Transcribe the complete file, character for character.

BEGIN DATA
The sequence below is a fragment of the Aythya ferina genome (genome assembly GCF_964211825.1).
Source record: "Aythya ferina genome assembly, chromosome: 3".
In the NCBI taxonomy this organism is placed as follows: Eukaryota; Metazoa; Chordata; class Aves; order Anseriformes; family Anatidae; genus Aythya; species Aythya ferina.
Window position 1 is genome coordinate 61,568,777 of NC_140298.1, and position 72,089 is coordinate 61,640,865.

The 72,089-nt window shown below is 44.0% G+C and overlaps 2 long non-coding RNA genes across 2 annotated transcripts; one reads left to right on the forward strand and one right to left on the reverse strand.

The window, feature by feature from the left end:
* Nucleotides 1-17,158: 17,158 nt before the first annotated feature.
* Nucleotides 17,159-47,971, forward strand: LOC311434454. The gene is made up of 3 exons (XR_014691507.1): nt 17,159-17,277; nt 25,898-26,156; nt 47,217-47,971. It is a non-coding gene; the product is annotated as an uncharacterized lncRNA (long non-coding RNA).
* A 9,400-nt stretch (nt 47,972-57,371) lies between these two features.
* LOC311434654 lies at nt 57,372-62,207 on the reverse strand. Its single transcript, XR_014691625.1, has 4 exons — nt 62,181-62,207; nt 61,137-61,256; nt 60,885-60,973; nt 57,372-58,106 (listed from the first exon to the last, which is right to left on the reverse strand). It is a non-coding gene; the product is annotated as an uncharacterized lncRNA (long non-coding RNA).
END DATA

The sequence below is a fragment of the Aythya ferina genome (genome assembly GCF_964211825.1).
Source record: "Aythya ferina genome assembly, chromosome: 3".
In the NCBI taxonomy this organism is placed as follows: Eukaryota; Metazoa; Chordata; class Aves; order Anseriformes; family Anatidae; genus Aythya; species Aythya ferina.
Window position 1 is genome coordinate 61,568,777 of NC_140298.1, and position 72,089 is coordinate 61,640,865.

The 72,089-nt window shown below is 44.0% G+C and overlaps 2 long non-coding RNA genes across 2 annotated transcripts; one reads left to right on the forward strand and one right to left on the reverse strand.

The window, feature by feature from the left end:
* Nucleotides 1-17,158: 17,158 nt before the first annotated feature.
* Nucleotides 17,159-47,971, forward strand: LOC311434454. The gene is made up of 3 exons (XR_014691507.1): nt 17,159-17,277; nt 25,898-26,156; nt 47,217-47,971. It is a non-coding gene; the product is annotated as an uncharacterized lncRNA (long non-coding RNA).
* A 9,400-nt stretch (nt 47,972-57,371) lies between these two features.
* LOC311434654 lies at nt 57,372-62,207 on the reverse strand. Its single transcript, XR_014691625.1, has 4 exons — nt 62,181-62,207; nt 61,137-61,256; nt 60,885-60,973; nt 57,372-58,106 (listed from the first exon to the last, which is right to left on the reverse strand). It is a non-coding gene; the product is annotated as an uncharacterized lncRNA (long non-coding RNA).